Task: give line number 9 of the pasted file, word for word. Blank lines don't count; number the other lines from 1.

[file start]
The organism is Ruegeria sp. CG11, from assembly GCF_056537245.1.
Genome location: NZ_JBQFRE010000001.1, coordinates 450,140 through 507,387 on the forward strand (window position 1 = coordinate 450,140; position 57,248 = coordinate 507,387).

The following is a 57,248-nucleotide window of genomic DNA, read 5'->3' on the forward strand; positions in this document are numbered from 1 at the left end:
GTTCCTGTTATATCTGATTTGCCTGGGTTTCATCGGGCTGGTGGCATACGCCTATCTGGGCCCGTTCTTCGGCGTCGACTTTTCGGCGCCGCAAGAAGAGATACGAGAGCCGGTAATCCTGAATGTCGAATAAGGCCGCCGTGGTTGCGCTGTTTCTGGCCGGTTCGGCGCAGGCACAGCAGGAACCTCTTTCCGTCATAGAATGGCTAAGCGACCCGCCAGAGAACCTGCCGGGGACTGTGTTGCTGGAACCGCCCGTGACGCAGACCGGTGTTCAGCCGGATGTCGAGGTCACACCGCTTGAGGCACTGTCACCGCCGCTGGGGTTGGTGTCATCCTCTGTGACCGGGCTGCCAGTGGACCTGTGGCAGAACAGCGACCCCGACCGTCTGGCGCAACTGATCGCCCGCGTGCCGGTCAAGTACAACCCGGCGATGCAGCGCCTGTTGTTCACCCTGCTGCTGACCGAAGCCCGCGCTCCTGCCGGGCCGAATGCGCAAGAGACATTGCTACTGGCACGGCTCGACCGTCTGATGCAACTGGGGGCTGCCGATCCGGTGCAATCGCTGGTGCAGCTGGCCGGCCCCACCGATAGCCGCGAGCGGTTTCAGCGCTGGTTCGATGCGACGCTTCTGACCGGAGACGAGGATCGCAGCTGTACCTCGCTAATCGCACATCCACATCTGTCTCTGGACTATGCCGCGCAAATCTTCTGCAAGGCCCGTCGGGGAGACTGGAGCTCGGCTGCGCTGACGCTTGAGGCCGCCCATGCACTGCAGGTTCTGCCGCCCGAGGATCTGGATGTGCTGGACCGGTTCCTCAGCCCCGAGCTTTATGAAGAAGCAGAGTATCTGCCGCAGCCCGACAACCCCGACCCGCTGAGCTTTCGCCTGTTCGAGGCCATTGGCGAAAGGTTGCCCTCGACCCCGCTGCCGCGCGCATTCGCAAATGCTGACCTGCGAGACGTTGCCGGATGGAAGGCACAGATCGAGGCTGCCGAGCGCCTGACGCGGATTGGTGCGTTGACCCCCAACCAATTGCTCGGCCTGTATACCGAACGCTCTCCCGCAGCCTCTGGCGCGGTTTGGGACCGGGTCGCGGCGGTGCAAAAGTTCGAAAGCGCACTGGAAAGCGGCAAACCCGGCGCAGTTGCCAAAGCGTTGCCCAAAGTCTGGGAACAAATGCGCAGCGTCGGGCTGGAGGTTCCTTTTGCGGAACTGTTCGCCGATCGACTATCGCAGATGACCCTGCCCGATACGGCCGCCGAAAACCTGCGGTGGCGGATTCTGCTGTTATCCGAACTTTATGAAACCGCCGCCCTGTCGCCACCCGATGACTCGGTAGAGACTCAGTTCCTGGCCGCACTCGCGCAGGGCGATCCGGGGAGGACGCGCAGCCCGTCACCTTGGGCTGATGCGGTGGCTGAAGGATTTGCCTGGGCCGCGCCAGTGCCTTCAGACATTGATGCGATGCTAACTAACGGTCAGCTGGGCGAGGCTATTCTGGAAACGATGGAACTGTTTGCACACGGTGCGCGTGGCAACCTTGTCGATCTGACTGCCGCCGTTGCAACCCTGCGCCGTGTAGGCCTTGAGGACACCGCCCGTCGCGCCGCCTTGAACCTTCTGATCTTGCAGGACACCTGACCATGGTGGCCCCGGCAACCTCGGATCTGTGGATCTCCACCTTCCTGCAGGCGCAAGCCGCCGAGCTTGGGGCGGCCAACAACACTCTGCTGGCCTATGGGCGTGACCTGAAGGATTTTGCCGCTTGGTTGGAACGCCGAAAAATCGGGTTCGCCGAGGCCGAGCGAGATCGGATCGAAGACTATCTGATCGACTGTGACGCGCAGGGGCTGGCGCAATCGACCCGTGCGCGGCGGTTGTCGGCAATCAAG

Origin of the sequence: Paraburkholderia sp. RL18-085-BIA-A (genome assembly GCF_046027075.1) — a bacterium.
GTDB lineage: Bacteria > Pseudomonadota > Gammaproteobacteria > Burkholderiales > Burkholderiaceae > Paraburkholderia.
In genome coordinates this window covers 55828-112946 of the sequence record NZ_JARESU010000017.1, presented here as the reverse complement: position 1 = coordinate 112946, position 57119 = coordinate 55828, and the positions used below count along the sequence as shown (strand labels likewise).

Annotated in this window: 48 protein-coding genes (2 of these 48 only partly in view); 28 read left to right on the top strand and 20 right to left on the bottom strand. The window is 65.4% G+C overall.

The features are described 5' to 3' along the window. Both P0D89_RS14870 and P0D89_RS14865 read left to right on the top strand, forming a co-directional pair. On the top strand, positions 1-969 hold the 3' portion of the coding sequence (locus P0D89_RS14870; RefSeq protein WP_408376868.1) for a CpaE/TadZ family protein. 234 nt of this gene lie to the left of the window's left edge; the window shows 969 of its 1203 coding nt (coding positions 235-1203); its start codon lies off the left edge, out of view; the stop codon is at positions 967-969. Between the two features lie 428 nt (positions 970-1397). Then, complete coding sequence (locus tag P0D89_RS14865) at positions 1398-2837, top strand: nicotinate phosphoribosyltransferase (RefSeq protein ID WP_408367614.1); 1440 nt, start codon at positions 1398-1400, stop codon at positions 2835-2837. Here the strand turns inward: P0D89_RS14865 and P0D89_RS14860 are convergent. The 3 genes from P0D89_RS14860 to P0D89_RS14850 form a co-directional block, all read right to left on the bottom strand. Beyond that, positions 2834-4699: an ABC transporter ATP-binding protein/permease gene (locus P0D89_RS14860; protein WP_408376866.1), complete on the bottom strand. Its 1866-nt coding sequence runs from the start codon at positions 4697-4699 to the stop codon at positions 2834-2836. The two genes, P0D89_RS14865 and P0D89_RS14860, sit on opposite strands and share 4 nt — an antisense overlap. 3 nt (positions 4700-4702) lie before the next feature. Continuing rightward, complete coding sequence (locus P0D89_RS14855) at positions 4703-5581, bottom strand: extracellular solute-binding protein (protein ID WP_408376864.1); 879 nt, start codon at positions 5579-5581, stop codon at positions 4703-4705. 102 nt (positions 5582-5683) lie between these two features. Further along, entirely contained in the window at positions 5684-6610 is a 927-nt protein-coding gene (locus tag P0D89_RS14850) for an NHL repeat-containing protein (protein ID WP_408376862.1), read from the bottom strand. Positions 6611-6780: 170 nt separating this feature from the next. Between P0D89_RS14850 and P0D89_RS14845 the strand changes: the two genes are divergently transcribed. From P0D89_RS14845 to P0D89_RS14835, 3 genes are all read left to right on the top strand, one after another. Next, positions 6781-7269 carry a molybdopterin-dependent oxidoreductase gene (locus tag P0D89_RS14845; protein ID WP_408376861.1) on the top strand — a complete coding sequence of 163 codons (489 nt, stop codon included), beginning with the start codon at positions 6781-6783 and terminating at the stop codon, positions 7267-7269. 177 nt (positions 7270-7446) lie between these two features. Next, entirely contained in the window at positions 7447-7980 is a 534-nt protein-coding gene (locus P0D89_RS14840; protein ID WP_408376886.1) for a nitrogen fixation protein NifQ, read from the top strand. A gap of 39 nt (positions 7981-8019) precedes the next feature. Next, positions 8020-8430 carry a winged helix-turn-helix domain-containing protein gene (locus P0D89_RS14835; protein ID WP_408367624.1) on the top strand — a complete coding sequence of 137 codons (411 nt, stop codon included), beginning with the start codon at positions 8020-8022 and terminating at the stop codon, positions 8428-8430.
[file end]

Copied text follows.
The features are described 5' to 3' along the window. Both P0D89_RS14870 and P0D89_RS14865 read left to right on the top strand, forming a co-directional pair. On the top strand, positions 1-969 hold the 3' portion of the coding sequence (locus P0D89_RS14870; RefSeq protein WP_408376868.1) for a CpaE/TadZ family protein. 234 nt of this gene lie to the left of the window's left edge; the window shows 969 of its 1203 coding nt (coding positions 235-1203); its start codon lies off the left edge, out of view; the stop codon is at positions 967-969. Between the two features lie 428 nt (positions 970-1397). Then, complete coding sequence (locus tag P0D89_RS14865) at positions 1398-2837, top strand: nicotinate phosphoribosyltransferase (RefSeq protein ID WP_408367614.1); 1440 nt, start codon at positions 1398-1400, stop codon at positions 2835-2837. Here the strand turns inward: P0D89_RS14865 and P0D89_RS14860 are convergent. The 3 genes from P0D89_RS14860 to P0D89_RS14850 form a co-directional block, all read right to left on the bottom strand. Beyond that, positions 2834-4699: an ABC transporter ATP-binding protein/permease gene (locus P0D89_RS14860; protein WP_408376866.1), complete on the bottom strand. Its 1866-nt coding sequence runs from the start codon at positions 4697-4699 to the stop codon at positions 2834-2836. The two genes, P0D89_RS14865 and P0D89_RS14860, sit on opposite strands and share 4 nt — an antisense overlap. 3 nt (positions 4700-4702) lie before the next feature. Continuing rightward, complete coding sequence (locus P0D89_RS14855) at positions 4703-5581, bottom strand: extracellular solute-binding protein (protein ID WP_408376864.1); 879 nt, start codon at positions 5579-5581, stop codon at positions 4703-4705. 102 nt (positions 5582-5683) lie between these two features. Further along, entirely contained in the window at positions 5684-6610 is a 927-nt protein-coding gene (locus tag P0D89_RS14850) for an NHL repeat-containing protein (protein ID WP_408376862.1), read from the bottom strand. Positions 6611-6780: 170 nt separating this feature from the next. Between P0D89_RS14850 and P0D89_RS14845 the strand changes: the two genes are divergently transcribed. From P0D89_RS14845 to P0D89_RS14835, 3 genes are all read left to right on the top strand, one after another. Next, positions 6781-7269 carry a molybdopterin-dependent oxidoreductase gene (locus tag P0D89_RS14845; protein ID WP_408376861.1) on the top strand — a complete coding sequence of 163 codons (489 nt, stop codon included), beginning with the start codon at positions 6781-6783 and terminating at the stop codon, positions 7267-7269. 177 nt (positions 7270-7446) lie between these two features. Next, entirely contained in the window at positions 7447-7980 is a 534-nt protein-coding gene (locus P0D89_RS14840; protein ID WP_408376886.1) for a nitrogen fixation protein NifQ, read from the top strand. A gap of 39 nt (positions 7981-8019) precedes the next feature. Next, positions 8020-8430 carry a winged helix-turn-helix domain-containing protein gene (locus P0D89_RS14835; protein ID WP_408367624.1) on the top strand — a complete coding sequence of 137 codons (411 nt, stop codon included), beginning with the start codon at positions 8020-8022 and terminating at the stop codon, positions 8428-8430.